In the absence of an imminent start to the public inquiry into the UK’s handling of the COVID-19 pandemic, the BMA is beginning its own ‘Lessons learned’ work and will publish evidence relating to key areas of the pandemic response.
The BMA believes the public inquiry should start immediately, while memories are fresh in the minds of those who have worked on the frontline and that the current start date of Spring 2022 is simply not good enough.
The professional body and trade union for doctors will gather evidence from members across the UK and seek accounts from stakeholders to inform its future publication, which will directly inform its submission to the public inquiry.
The BMA has identified 5 areas into which the ‘Lessons learned’ work will focus on:
- The protection of healthcare workers from COVID-19
- The impact of the pandemic on healthcare workers
- Delivery of healthcare during the pandemic
- The public health response to the pandemic
- The impact of the pandemic on population health
Dr Chaand Nagpaul, BMA council chair, said:
“The public inquiry into the country’s handling of the pandemic will probably take years to gather evidence and publish its findings – so we should not be waiting to uncover the reasons why the UK has suffered the highest death toll in Europe or the seventh highest in the world as well as the devastating impact on our health service and its staff.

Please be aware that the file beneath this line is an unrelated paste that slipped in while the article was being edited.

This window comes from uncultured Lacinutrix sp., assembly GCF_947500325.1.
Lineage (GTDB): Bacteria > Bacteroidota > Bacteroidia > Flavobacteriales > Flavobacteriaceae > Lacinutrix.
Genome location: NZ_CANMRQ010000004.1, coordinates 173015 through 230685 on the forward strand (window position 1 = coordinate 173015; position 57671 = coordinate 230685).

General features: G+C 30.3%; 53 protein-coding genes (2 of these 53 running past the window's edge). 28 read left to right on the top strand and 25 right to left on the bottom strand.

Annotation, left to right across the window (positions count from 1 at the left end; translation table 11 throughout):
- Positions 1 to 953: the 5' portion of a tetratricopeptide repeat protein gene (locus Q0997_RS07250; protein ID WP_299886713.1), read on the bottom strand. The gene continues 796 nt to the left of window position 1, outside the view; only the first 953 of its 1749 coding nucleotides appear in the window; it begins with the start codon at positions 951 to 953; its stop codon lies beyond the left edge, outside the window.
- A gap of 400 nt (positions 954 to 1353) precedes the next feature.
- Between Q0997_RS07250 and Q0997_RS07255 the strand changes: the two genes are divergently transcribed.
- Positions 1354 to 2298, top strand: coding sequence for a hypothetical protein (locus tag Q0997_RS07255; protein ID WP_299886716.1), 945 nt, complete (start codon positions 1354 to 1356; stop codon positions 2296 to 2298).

“This work is especially critical right now as we sit amidst a rapidly growing third wave of infections that threaten our health service and the long-term health of our nation.
“In the absence of any meaningful action from Government, we will speak with our members and other stakeholders; pose the key questions they need to answer and produce clear recommendations for the Government. Drawing upon lessons learned we will call on Ministers to put into place measures, so the NHS is adequately prepared of any future pandemic or unexpected surges in demand, together with proper support and protection of its healthcare staff. We will also outline areas where the Inquiry needs to interrogate witnesses – who will be compelled to give evidence under oath.”
Dr Kailash Chand, BMA honorary vice-president, said:
“This work by the BMA is important. We owe it to those who have died and their loved ones and all healthcare staff to have answers now. The last 18 months have challenged each one of us like never before, and we should never have to endure tragedy at such a scale again. We cannot afford to waste a minute in learning lessons and preparing for future pandemics.”
Professor Helen Stokes-Lampard, chair of the Academy of Royal Colleges, said:
“We fully understand and support the need to examine everything that has happened during the pandemic and if the Government plans to delay the inquiry, there is a strong argument for gathering evidence while events are still fresh in people’s minds. The medical profession has been on the front line of the battle against Covid-19 for too long and the lessons learned should be shared as soon as practicable. This has particular urgency now as we are in the midst of a rapidly escalating third wave, with the likelihood of more destructive variants of infection and further waves to follow, which will in turn heap further pressures on our health and care systems.”